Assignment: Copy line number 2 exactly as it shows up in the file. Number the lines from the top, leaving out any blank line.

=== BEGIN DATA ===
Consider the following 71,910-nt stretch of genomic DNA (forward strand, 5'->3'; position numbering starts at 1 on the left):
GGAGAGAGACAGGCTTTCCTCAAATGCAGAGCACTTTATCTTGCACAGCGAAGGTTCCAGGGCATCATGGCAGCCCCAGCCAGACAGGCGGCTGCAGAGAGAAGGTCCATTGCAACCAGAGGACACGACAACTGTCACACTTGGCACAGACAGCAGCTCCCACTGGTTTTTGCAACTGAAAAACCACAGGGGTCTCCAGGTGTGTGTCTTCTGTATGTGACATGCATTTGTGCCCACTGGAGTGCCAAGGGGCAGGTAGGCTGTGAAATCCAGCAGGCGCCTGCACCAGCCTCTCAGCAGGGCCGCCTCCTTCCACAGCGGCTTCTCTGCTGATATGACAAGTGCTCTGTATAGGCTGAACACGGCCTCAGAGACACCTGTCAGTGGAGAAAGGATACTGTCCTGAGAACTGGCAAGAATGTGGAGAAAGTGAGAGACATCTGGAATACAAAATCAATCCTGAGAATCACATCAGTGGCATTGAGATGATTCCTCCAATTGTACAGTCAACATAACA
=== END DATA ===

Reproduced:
GGAGAGAGACAGGCTTTCCTCAAATGCAGAGCACTTTATCTTGCACAGCGAAGGTTCCAGGGCATCATGGCAGCCCCAGCCAGACAGGCGGCTGCAGAGAGAAGGTCCATTGCAACCAGAGGACACGACAACTGTCACACTTGGCACAGACAGCAGCTCCCACTGGTTTTTGCAACTGAAAAACCACAGGGGTCTCCAGGTGTGTGTCTTCTGTATGTGACATGCATTTGTGCCCACTGGAGTGCCAAGGGGCAGGTAGGCTGTGAAATCCAGCAGGCGCCTGCACCAGCCTCTCAGCAGGGCCGCCTCCTTCCACAGCGGCTTCTCTGCTGATATGACAAGTGCTCTGTATAGGCTGAACACGGCCTCAGAGACACCTGTCAGTGGAGAAAGGATACTGTCCTGAGAACTGGCAAGAATGTGGAGAAAGTGAGAGACATCTGGAATACAAAATCAATCCTGAGAATCACATCAGTGGCATTGAGATGATTCCTCCAATTGTACAGTCAACATAACA